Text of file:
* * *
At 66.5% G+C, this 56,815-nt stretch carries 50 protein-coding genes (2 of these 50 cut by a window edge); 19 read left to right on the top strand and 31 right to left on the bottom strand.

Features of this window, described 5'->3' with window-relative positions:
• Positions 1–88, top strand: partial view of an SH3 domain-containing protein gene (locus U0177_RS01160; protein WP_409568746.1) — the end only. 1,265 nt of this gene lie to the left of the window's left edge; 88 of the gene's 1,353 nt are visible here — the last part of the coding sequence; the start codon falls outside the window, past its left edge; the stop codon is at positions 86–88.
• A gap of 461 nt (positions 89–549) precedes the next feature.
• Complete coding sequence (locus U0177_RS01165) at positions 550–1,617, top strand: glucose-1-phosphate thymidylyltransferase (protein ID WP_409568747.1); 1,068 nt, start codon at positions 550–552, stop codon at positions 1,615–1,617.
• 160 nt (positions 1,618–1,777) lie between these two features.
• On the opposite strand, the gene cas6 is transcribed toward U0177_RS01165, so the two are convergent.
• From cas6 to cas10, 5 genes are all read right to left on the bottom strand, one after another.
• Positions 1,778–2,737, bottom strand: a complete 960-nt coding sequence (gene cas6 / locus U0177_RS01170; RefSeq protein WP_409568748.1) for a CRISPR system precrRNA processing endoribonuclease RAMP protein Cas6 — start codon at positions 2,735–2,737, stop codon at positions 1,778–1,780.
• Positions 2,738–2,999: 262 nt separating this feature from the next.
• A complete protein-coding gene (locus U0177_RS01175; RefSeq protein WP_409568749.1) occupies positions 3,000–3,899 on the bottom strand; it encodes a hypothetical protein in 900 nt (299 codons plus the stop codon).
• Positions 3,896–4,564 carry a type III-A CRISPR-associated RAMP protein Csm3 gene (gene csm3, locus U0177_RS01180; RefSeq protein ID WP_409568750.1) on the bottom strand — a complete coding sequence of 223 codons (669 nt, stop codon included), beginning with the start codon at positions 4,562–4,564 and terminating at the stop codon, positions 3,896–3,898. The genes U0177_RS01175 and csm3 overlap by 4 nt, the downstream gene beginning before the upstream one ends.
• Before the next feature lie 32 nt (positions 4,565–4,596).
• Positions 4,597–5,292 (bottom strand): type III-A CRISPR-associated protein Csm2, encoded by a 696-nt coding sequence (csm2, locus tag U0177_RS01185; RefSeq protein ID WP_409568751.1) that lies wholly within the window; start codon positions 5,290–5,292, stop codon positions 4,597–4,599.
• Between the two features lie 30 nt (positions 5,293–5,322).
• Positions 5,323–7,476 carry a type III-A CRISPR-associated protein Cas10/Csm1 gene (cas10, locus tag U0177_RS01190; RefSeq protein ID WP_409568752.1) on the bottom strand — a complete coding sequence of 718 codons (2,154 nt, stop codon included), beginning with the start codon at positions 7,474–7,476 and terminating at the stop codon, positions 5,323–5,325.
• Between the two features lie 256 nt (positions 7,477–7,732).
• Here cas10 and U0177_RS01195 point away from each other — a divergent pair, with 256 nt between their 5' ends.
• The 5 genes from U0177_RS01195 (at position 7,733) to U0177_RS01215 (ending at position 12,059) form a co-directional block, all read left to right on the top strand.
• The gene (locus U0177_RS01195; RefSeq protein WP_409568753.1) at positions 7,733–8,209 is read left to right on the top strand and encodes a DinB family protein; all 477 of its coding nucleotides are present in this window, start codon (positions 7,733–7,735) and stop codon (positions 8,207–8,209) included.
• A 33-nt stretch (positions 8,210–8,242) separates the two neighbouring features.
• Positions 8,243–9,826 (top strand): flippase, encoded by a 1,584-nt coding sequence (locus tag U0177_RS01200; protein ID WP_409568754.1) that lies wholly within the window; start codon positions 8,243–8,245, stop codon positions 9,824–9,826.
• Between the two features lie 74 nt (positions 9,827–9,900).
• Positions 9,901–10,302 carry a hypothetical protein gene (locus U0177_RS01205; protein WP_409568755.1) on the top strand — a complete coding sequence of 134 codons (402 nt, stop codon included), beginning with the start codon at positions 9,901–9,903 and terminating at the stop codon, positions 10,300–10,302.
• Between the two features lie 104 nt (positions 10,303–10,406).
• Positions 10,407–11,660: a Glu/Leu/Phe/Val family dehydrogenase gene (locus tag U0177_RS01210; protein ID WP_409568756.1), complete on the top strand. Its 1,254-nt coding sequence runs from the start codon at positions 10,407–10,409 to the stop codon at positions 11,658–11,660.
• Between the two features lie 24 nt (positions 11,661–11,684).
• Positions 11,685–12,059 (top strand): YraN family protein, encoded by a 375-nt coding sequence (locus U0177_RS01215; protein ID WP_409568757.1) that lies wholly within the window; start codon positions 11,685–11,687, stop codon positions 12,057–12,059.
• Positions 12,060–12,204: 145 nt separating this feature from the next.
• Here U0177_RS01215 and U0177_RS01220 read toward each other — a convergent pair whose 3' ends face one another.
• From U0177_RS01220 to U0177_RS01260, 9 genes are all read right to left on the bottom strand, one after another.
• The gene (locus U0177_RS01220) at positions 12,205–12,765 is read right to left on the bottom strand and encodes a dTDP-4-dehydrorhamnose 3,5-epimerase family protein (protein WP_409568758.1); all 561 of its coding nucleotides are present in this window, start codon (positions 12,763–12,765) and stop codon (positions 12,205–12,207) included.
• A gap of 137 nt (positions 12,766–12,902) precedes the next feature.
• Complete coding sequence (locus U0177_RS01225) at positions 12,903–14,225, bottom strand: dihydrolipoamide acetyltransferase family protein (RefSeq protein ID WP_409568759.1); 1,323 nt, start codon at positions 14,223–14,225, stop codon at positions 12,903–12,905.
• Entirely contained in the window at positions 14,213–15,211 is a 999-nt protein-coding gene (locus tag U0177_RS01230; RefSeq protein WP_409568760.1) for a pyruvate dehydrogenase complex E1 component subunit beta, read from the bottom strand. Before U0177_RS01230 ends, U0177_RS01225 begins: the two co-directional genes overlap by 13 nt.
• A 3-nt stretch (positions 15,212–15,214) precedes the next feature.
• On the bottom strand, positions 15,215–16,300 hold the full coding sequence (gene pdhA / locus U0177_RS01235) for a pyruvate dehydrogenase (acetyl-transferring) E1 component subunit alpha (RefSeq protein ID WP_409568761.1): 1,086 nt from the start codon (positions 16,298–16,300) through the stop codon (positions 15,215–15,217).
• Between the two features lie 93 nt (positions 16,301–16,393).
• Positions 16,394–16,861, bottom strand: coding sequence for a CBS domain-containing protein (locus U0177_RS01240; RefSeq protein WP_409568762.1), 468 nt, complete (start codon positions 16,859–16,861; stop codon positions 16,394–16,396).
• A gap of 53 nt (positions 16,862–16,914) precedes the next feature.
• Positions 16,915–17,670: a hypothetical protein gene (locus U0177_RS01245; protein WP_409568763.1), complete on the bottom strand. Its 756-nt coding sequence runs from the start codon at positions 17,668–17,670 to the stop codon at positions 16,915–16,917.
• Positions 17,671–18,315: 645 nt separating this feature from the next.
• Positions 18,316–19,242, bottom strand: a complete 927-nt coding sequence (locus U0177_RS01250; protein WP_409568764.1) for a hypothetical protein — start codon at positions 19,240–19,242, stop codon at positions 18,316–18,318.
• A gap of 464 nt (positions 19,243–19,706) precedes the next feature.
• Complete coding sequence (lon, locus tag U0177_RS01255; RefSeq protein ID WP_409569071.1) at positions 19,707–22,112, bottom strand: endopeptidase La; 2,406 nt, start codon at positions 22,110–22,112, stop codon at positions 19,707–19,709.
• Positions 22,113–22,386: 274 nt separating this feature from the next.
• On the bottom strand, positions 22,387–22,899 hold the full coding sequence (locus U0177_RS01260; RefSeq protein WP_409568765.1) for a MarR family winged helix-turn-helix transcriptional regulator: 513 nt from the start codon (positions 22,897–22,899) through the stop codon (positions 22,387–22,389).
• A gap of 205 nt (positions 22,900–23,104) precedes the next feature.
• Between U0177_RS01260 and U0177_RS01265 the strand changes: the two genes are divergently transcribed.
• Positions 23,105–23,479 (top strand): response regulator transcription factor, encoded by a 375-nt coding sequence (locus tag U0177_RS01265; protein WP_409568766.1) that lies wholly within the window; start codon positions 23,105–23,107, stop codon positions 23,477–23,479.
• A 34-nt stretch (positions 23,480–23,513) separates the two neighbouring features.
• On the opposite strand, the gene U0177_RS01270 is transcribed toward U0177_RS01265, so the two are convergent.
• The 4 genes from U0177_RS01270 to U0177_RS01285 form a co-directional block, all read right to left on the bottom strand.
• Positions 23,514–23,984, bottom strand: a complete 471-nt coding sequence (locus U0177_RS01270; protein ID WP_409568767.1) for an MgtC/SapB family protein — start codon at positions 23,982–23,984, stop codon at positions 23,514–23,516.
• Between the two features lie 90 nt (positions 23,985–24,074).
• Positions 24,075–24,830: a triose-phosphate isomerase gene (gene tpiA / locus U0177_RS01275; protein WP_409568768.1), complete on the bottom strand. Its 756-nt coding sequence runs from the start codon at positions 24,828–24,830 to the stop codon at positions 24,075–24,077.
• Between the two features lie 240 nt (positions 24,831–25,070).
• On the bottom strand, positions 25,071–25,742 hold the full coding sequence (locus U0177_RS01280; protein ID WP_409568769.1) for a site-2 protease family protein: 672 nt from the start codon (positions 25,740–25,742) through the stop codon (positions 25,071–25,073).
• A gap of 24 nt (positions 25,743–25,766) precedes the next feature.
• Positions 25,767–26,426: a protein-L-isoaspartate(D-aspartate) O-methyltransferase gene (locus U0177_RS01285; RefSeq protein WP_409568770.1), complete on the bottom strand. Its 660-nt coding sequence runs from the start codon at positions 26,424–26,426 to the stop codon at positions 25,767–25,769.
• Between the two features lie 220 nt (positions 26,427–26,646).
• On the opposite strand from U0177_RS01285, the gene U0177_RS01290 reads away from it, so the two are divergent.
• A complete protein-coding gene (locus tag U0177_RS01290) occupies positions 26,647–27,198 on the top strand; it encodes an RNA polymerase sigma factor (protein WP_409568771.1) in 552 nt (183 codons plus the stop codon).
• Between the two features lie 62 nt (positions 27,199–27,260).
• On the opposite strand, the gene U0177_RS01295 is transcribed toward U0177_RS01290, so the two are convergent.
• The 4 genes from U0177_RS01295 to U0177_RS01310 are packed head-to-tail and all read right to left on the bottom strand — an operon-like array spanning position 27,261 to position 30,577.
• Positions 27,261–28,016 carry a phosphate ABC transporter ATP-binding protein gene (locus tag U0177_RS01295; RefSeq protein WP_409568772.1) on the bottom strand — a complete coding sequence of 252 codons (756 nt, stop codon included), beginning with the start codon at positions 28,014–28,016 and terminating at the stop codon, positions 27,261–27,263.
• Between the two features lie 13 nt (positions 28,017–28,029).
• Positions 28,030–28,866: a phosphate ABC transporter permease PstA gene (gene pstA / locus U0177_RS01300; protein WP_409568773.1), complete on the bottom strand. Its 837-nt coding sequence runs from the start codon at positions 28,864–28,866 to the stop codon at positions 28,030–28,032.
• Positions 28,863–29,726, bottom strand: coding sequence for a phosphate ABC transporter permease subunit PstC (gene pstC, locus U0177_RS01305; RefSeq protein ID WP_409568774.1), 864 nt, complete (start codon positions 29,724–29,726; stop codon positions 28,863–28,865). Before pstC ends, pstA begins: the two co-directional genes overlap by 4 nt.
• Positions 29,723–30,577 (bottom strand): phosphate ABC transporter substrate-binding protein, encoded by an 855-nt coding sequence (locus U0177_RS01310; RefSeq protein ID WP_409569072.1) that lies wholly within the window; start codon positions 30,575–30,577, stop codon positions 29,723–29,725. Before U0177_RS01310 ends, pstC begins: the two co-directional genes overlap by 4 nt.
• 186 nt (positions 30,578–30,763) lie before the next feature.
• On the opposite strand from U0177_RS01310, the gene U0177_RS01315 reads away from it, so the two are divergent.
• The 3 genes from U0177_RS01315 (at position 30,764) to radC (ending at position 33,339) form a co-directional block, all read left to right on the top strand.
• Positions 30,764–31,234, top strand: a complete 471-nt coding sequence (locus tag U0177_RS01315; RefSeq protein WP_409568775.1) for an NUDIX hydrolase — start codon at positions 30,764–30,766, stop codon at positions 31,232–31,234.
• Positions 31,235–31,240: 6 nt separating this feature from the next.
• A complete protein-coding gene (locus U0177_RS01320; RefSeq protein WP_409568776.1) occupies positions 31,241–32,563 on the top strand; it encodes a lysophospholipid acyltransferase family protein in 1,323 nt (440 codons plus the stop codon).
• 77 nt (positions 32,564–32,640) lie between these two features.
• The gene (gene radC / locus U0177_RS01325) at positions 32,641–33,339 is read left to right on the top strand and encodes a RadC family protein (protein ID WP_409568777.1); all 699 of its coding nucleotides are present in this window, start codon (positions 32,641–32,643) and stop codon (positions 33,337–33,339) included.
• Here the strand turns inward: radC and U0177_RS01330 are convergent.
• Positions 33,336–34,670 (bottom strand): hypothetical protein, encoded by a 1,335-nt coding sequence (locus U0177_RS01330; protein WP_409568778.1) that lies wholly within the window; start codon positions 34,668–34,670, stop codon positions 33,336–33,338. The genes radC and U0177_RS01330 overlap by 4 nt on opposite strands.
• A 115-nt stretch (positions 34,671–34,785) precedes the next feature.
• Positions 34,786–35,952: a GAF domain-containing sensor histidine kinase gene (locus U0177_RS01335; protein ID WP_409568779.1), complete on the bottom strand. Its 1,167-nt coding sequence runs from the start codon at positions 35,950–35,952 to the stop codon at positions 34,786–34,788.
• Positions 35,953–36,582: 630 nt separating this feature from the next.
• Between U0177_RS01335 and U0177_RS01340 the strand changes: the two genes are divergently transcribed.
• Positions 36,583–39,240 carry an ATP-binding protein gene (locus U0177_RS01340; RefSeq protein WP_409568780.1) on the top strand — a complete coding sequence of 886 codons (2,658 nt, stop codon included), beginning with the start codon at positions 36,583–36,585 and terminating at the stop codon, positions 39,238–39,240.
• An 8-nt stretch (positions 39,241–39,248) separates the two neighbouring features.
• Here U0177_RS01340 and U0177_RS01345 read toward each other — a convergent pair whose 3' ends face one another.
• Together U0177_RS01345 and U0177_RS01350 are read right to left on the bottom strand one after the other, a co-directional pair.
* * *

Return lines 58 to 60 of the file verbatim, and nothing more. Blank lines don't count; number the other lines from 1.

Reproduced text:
• On the bottom strand, positions 25,071–25,742 hold the full coding sequence (locus U0177_RS01280; protein ID WP_409568769.1) for a site-2 protease family protein: 672 nt from the start codon (positions 25,740–25,742) through the stop codon (positions 25,071–25,073).
• A gap of 24 nt (positions 25,743–25,766) precedes the next feature.
• Positions 25,767–26,426: a protein-L-isoaspartate(D-aspartate) O-methyltransferase gene (locus U0177_RS01285; RefSeq protein WP_409568770.1), complete on the bottom strand. Its 660-nt coding sequence runs from the start codon at positions 26,424–26,426 to the stop codon at positions 25,767–25,769.